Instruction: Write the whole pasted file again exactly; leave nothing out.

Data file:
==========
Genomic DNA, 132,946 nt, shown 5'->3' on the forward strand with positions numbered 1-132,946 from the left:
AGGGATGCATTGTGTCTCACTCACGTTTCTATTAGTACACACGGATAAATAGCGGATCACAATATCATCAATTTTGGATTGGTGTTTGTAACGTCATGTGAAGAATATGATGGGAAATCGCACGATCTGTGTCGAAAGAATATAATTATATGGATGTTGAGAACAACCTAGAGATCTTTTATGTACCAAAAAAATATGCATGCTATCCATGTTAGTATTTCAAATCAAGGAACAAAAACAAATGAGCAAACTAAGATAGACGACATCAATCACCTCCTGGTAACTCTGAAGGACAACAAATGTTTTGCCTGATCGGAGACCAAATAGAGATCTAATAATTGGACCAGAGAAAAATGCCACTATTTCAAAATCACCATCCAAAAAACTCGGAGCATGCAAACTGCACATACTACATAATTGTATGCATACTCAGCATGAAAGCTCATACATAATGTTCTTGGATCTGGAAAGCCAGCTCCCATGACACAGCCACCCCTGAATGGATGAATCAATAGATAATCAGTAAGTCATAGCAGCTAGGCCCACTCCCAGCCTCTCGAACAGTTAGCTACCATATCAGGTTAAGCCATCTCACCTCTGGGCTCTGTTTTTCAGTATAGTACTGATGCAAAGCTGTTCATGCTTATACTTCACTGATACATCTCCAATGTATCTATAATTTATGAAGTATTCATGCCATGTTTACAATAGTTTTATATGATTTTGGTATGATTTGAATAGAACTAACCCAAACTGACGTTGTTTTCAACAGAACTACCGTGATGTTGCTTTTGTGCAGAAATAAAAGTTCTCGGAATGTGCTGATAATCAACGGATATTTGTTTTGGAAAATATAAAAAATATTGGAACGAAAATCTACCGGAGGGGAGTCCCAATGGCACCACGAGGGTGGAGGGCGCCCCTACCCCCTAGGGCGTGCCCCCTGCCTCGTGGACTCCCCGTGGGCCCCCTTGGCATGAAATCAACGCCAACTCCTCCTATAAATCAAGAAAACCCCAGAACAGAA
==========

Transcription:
Genomic DNA, 132,946 nt, shown 5'->3' on the forward strand with positions numbered 1-132,946 from the left:
AGGGATGCATTGTGTCTCACTCACGTTTCTATTAGTACACACGGATAAATAGCGGATCACAATATCATCAATTTTGGATTGGTGTTTGTAACGTCATGTGAAGAATATGATGGGAAATCGCACGATCTGTGTCGAAAGAATATAATTATATGGATGTTGAGAACAACCTAGAGATCTTTTATGTACCAAAAAAATATGCATGCTATCCATGTTAGTATTTCAAATCAAGGAACAAAAACAAATGAGCAAACTAAGATAGACGACATCAATCACCTCCTGGTAACTCTGAAGGACAACAAATGTTTTGCCTGATCGGAGACCAAATAGAGATCTAATAATTGGACCAGAGAAAAATGCCACTATTTCAAAATCACCATCCAAAAAACTCGGAGCATGCAAACTGCACATACTACATAATTGTATGCATACTCAGCATGAAAGCTCATACATAATGTTCTTGGATCTGGAAAGCCAGCTCCCATGACACAGCCACCCCTGAATGGATGAATCAATAGATAATCAGTAAGTCATAGCAGCTAGGCCCACTCCCAGCCTCTCGAACAGTTAGCTACCATATCAGGTTAAGCCATCTCACCTCTGGGCTCTGTTTTTCAGTATAGTACTGATGCAAAGCTGTTCATGCTTATACTTCACTGATACATCTCCAATGTATCTATAATTTATGAAGTATTCATGCCATGTTTACAATAGTTTTATATGATTTTGGTATGATTTGAATAGAACTAACCCAAACTGACGTTGTTTTCAACAGAACTACCGTGATGTTGCTTTTGTGCAGAAATAAAAGTTCTCGGAATGTGCTGATAATCAACGGATATTTGTTTTGGAAAATATAAAAAATATTGGAACGAAAATCTACCGGAGGGGAGTCCCAATGGCACCACGAGGGTGGAGGGCGCCCCTACCCCCTAGGGCGTGCCCCCTGCCTCGTGGACTCCCCGTGGGCCCCCTTGGCATGAAATCAACGCCAACTCCTCCTATAAATCAAGAAAACCCCAGAACAGAA